vrijdag 22 augustus 2014

Conference Program "The Making of the Humanities IV" is online

We've finalized the program of the forthcoming conference "The Making of the Humanities IV" in Rome.

Main conference features: three keynote speakers, 70 papers on the history of the humanities in Europe, Asia and the Americas, several panels and other events.

Special event: Launch of the journal "History of Humanities" by University of Chicago Press

Click here for the program and conference details.

zaterdag 2 augustus 2014

The ‘science-ification’ of arts and humanities research

Sometimes a book gets an unexpected interpretation. This came to my mind when I read that the British Arts and Humanities Research Council (AHRC) has decided to strive towards the ‘science-ification’ of the arts. Surprisingly, my book is taken as an example: "This ‘science-ification’ of arts and humanities research is documented vividly in A New History of the Humanities by Rens Bod". Click here for further reading.

I need to stress that my book doesn't deal with the ‘science-ification’ of the humanities. Instead, I show two rather different but equally surprising things: (1) What we nowadays believe to be 'scientific' (i.e. the empirical search for patterns and laws that can be tested by observation) was already invented by humanists in the 15th century in their empirical investigation of texts, art, music and the past. (2) Nowhere in the history of the humanities do we come across an acute divide between humanities and science: both humanists and scientists search for underlying patterns and interpretations of them.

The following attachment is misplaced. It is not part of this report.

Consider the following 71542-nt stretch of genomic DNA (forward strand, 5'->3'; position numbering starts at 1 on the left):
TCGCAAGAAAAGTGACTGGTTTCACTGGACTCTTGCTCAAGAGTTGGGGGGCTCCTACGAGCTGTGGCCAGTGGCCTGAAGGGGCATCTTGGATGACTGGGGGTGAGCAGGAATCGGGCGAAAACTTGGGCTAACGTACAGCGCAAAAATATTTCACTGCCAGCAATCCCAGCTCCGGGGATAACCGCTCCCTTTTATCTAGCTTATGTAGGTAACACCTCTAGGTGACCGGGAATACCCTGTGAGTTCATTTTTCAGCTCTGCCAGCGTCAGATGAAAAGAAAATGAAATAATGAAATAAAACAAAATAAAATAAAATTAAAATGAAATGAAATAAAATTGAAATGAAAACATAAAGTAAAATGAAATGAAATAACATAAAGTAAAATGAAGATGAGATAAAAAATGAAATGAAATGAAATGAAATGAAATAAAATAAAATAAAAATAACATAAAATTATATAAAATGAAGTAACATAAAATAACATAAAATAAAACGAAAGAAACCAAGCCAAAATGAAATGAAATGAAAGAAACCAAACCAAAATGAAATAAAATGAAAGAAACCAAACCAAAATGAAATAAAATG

I'm worried to see my history of the humanities malinterpreted, so I need to get things straight. Sadly modern humanists believe that they are moving towards science when they use an empirical approach. They are mistaken. Scholars using empirical methods are returning to their roots in the 15th-century studia humanitatis when the empirical approach was invented — and not since disappeared.

So my book could be used as evidence that the humanities have always been empirical (indeed, what we nowadays exclusively but incorrectly call 'scientific'). The current image of the humanities as being merely or mostly speculative is just wrong. Interpretations may be speculative, patterns are not, even though we will never be sure whether the patterns found are real or in the mind of the beholder. But this doesn't matter: patterns can be percevied -- and next intepreted -- by the reader, listener, observer. For more about this, see my contribution on OUP Blog.

For more about patterns in today's humanities research, see Bill Benzon's blog.

Review of "A New History of the Humanities" on Clionauta


Con el verano aposentándose, al menos en esta parte del globo, cerramos el blog con una recomendación: un libro de esos que de vez en cuando nos gusta leer, un compendio en el que reconocernos, descubrir conexiones insospechadas o simplemente darnos un ligero barniz cultural. Se trata de A New History of the Humanities. The Search for Principles and Patterns from Antiquity to the Present (OUP), un volumen que merece una lectura sosegada por lo antedicho y por su autor, Rens Bod, poco o nada frecuentado por estos lares.

En realidad, la obra apareció hace ya tres años (De vergeten wetenschappen. Een geschiedenis van de humaniora), en los cuales ha conseguido una amplísima difusión en su mercado linguístico, eco que ahora ampliará a buen seguro con la versión inglesa. [...]